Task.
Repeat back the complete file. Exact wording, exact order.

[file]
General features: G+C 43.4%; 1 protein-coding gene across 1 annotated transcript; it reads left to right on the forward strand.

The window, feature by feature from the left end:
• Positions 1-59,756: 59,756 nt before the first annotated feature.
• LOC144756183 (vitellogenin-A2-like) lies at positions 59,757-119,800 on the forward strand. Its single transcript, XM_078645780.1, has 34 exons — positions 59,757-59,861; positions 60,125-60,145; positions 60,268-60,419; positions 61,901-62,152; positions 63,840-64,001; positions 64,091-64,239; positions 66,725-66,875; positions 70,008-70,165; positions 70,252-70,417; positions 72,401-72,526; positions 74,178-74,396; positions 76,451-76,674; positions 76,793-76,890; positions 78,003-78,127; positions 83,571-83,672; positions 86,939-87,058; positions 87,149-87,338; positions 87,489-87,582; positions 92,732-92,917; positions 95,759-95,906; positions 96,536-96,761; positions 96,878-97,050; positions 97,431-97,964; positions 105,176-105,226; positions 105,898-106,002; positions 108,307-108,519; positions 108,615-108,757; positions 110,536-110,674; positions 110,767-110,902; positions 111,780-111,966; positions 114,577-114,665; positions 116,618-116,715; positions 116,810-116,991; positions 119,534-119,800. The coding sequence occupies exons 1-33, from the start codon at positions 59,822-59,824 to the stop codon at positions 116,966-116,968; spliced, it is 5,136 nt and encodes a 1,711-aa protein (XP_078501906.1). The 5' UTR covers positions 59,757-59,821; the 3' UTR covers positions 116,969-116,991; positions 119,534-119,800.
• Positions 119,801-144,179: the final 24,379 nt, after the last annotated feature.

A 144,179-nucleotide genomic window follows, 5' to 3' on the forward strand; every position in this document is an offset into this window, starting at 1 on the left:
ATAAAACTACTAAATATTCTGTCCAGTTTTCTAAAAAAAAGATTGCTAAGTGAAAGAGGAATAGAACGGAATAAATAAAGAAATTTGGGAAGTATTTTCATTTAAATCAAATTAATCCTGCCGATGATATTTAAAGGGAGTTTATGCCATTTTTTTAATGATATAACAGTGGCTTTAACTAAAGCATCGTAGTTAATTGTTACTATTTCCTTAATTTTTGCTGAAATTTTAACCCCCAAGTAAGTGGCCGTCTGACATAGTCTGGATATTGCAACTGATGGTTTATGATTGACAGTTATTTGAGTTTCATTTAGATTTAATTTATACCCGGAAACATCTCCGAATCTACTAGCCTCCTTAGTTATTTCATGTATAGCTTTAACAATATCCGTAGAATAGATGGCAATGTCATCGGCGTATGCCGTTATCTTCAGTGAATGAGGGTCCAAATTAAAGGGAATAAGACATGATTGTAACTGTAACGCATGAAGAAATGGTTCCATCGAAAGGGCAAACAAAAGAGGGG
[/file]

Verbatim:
General features: G+C 43.4%; 1 protein-coding gene across 1 annotated transcript; it reads left to right on the forward strand.

The window, feature by feature from the left end:
• Positions 1-59,756: 59,756 nt before the first annotated feature.
• LOC144756183 (vitellogenin-A2-like) lies at positions 59,757-119,800 on the forward strand. Its single transcript, XM_078645780.1, has 34 exons — positions 59,757-59,861; positions 60,125-60,145; positions 60,268-60,419; positions 61,901-62,152; positions 63,840-64,001; positions 64,091-64,239; positions 66,725-66,875; positions 70,008-70,165; positions 70,252-70,417; positions 72,401-72,526; positions 74,178-74,396; positions 76,451-76,674; positions 76,793-76,890; positions 78,003-78,127; positions 83,571-83,672; positions 86,939-87,058; positions 87,149-87,338; positions 87,489-87,582; positions 92,732-92,917; positions 95,759-95,906; positions 96,536-96,761; positions 96,878-97,050; positions 97,431-97,964; positions 105,176-105,226; positions 105,898-106,002; positions 108,307-108,519; positions 108,615-108,757; positions 110,536-110,674; positions 110,767-110,902; positions 111,780-111,966; positions 114,577-114,665; positions 116,618-116,715; positions 116,810-116,991; positions 119,534-119,800. The coding sequence occupies exons 1-33, from the start codon at positions 59,822-59,824 to the stop codon at positions 116,966-116,968; spliced, it is 5,136 nt and encodes a 1,711-aa protein (XP_078501906.1). The 5' UTR covers positions 59,757-59,821; the 3' UTR covers positions 116,969-116,991; positions 119,534-119,800.
• Positions 119,801-144,179: the final 24,379 nt, after the last annotated feature.

A 144,179-nucleotide genomic window follows, 5' to 3' on the forward strand; every position in this document is an offset into this window, starting at 1 on the left:
ATAAAACTACTAAATATTCTGTCCAGTTTTCTAAAAAAAAGATTGCTAAGTGAAAGAGGAATAGAACGGAATAAATAAAGAAATTTGGGAAGTATTTTCATTTAAATCAAATTAATCCTGCCGATGATATTTAAAGGGAGTTTATGCCATTTTTTTAATGATATAACAGTGGCTTTAACTAAAGCATCGTAGTTAATTGTTACTATTTCCTTAATTTTTGCTGAAATTTTAACCCCCAAGTAAGTGGCCGTCTGACATAGTCTGGATATTGCAACTGATGGTTTATGATTGACAGTTATTTGAGTTTCATTTAGATTTAATTTATACCCGGAAACATCTCCGAATCTACTAGCCTCCTTAGTTATTTCATGTATAGCTTTAACAATATCCGTAGAATAGATGGCAATGTCATCGGCGTATGCCGTTATCTTCAGTGAATGAGGGTCCAAATTAAAGGGAATAAGACATGATTGTAACTGTAACGCATGAAGAAATGGTTCCATCGAAAGGGCAAACAAAAGAGGGG